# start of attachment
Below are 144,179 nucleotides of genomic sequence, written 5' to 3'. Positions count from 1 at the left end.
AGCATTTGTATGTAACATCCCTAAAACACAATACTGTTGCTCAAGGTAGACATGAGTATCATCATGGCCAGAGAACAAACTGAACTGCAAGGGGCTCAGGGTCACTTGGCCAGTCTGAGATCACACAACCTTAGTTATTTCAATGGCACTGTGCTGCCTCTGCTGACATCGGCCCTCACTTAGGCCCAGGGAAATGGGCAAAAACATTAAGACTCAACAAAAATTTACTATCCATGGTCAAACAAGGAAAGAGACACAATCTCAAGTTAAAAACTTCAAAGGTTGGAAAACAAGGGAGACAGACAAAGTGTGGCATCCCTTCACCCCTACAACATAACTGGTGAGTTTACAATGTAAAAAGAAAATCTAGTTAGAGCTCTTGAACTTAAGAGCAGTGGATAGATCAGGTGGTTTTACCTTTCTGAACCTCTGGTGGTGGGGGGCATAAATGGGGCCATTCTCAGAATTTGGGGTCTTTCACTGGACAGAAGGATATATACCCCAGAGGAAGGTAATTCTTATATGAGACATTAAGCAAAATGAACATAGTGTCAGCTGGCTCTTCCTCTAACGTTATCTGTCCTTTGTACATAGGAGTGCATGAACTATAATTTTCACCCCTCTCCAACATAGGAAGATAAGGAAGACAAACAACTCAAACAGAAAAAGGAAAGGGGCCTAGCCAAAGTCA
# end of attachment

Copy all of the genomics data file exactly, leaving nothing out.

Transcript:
Below are 144,179 nucleotides of genomic sequence, written 5' to 3'. Positions count from 1 at the left end.
AGCATTTGTATGTAACATCCCTAAAACACAATACTGTTGCTCAAGGTAGACATGAGTATCATCATGGCCAGAGAACAAACTGAACTGCAAGGGGCTCAGGGTCACTTGGCCAGTCTGAGATCACACAACCTTAGTTATTTCAATGGCACTGTGCTGCCTCTGCTGACATCGGCCCTCACTTAGGCCCAGGGAAATGGGCAAAAACATTAAGACTCAACAAAAATTTACTATCCATGGTCAAACAAGGAAAGAGACACAATCTCAAGTTAAAAACTTCAAAGGTTGGAAAACAAGGGAGACAGACAAAGTGTGGCATCCCTTCACCCCTACAACATAACTGGTGAGTTTACAATGTAAAAAGAAAATCTAGTTAGAGCTCTTGAACTTAAGAGCAGTGGATAGATCAGGTGGTTTTACCTTTCTGAACCTCTGGTGGTGGGGGGCATAAATGGGGCCATTCTCAGAATTTGGGGTCTTTCACTGGACAGAAGGATATATACCCCAGAGGAAGGTAATTCTTATATGAGACATTAAGCAAAATGAACATAGTGTCAGCTGGCTCTTCCTCTAACGTTATCTGTCCTTTGTACATAGGAGTGCATGAACTATAATTTTCACCCCTCTCCAACATAGGAAGATAAGGAAGACAAACAACTCAAACAGAAAAAGGAAAGGGGCCTAGCCAAAGTCA